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As I watched the news of the terror unfolding in Orlando, Florida, I realized something. There will be more terrorist attacks by homegrown lone wolves, by international organizations, or a combination of the two. More and more young people will turn to hateful ideologies in an attempt to fill a void in their lives.

I kept thinking of Breivik, those young people radicalized by ISIS, and my own children. None of them were born killers. Whether they are lone wolves or ISIS militants in the making, the process of radicalization is similar. Their desperation for a purpose is the same, the need for something to believe in, and the need to matter. Will my own children one day face the temptation of falling into such a trap? How can I prevent them from merging with any hateful ideology in the future? How can I keep my own family safe from these terrorist attacks, homegrown or international?

My first reaction to this fear was to think we should close the borders to Europe and refuse to receive Syrian and other Muslim refugees. Then came the rage and the wish for revenge. I even felt a surge of victory when I learned that the French government had bombarded specific ISIS targets in Syria the day following the Paris attacks.

However, in the back of my mind, something told me that building walls around the West, throwing out Muslims, or refusing to aid desperate refugees seeking to get away from tyrants and terrorist groups are not answers.

Muslims are certainly fearful too. They must fear ISIS and other radicals just as much as I do, if not more. After all, their children are the easiest and most vulnerable targets of the recruiters. Many sons and daughters of immigrants still feel like outsiders in Europe and the United States. ISIS is offering them a sense of belonging and a purpose, nurturing needs that the West has perhaps neglected.

On top of that, they must fear us non-Muslim Europeans and Americans. Our countries are certainly not the friendliest places for a Muslim right now. In the hours following Breivik’s attack in Oslo, before we knew who the perpetrator was, Norwegians automatically assumed that Al-Qaeda was to blame just as that organization had been behind the attacks on September 11, 2001. As a result, native Norwegians acting out their fear and rage confronted several Muslims on the street. Muslims, even outside of Norway, were relieved when it was discovered that the attacker was a blond Christian Norwegian, acting out his rage against the immigrant-friendly Norwegian government.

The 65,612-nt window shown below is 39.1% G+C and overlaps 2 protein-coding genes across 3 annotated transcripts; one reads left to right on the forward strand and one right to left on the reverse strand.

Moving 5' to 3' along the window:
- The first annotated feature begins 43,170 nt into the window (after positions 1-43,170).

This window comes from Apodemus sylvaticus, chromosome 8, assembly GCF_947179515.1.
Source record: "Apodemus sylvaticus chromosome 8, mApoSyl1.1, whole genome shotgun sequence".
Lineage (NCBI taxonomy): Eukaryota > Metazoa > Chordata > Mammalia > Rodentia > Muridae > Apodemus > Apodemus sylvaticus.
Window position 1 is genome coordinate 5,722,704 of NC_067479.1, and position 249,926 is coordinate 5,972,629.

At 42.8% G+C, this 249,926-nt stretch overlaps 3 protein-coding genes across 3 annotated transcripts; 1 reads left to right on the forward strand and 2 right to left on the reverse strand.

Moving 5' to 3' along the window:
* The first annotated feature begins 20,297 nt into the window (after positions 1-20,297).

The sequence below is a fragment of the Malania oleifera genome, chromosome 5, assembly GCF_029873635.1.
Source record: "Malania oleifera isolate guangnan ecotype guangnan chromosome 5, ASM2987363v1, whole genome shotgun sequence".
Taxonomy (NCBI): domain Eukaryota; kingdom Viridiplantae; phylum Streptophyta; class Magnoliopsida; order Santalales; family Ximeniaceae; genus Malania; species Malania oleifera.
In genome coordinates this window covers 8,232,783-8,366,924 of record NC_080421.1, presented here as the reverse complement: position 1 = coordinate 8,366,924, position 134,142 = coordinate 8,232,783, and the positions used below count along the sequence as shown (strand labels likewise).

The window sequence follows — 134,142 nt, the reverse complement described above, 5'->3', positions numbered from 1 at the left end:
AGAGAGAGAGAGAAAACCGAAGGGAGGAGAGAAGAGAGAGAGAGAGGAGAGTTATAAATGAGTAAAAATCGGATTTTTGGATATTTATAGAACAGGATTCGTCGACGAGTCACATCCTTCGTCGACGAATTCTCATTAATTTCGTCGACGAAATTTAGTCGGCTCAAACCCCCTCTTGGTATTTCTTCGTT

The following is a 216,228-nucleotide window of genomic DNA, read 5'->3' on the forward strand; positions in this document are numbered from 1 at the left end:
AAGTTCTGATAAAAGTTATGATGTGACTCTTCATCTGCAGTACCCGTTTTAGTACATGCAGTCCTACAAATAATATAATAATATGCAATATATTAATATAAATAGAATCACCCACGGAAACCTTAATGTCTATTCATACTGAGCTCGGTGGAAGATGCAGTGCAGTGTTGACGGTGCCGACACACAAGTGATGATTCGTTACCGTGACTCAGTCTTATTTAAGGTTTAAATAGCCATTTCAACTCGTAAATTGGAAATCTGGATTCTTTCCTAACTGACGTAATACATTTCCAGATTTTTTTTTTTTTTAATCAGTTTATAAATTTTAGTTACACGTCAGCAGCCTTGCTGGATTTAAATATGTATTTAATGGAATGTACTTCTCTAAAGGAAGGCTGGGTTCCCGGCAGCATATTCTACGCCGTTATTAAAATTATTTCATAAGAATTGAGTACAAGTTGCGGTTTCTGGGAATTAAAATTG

Muslims in Europe, the United States, Syria, and everywhere, must be living their worst nightmares. The populations in the Middle East are stuck between the choice of a dictatorship or militant Islamic groups such as ISIS. Those who are able to leave don’t want either. They simply seek freedom and safety. The peace-loving Muslims who already live in the West are constantly caught between the suspicions and rage of the population in their new home country. They are also being terrorized by fundamentalists taking over their mosques, ousting their regular Imams, and attempting to recruit the young members of their communities. I recently watched a documentary on French television channel M6, where an Imam was living in hiding, afraid that the radicals who had taken over his mosque would harm his children.

When it comes to the young Muslims, I can imagine that between a choice of trying to assimilate to a country that does not include them and a group that feels closer in terms of language and culture and, furthermore, that welcomes them, the decision isn’t that difficult. Not only does ISIS give young disillusioned men and women a purpose; it also offers them adventure.

I continued to ask myself why the people close to the terrorists didn’t see any warning signs. In a CNN interview Erin Burnett conducted with Mohamed Abdeslam, the brother of Ibrahim and Salah Abdeslam, perpetrators of the Paris attacks, I learned something that deepened my concern. A French citizen and a lawyer, Mohamed told Burnett that he knew his brothers had been radicalized, and that both had attempted to travel to Syria, but that he didn’t think the signs of radicalization were significant. According to the M6 documentary, many Muslims in France minimize the gravity of new fundamentalists in their communities by saying that their behavior is that of immature youth, nothing more. If this is true for France, it is certainly true elsewhere.

We can no longer afford to overlook the warning signs. Nicolas Hénin, a French journalist who was held hostage by ISIS for ten months, wrote in The Guardian that ISIS militants are “street kids drunk on ideology and power.” The French proverb bête et méchant, meaning stupid and evil, applies to them. Hénin found them more stupid than evil, but he warns about the dangers of minimizing the murderous potential of stupidity.

The fear is justifiable. On both sides. But if the West gives into the terror and lets it define our governments’ political decisions, we all loose. Some political leaders feed on this fear. Using the panic most of us feel, they promote striking back with more violence, making innocent Muslims feel even more excluded and put in the same box as the terrorists. This is what ISIS wants. If it happens, they win.

If we can recognize that we all feel the fear, and that fear is the true enemy, perhaps citizens all over the world can overcome the panic. Only then can we find it in our hearts to stand together as one people, despite the differences with regard to race, religion, color, gender, or nationality. Perhaps compassion and unity will prove more efficient than missiles and walls to win this war. Considering what’s at stake, it’s worth a try.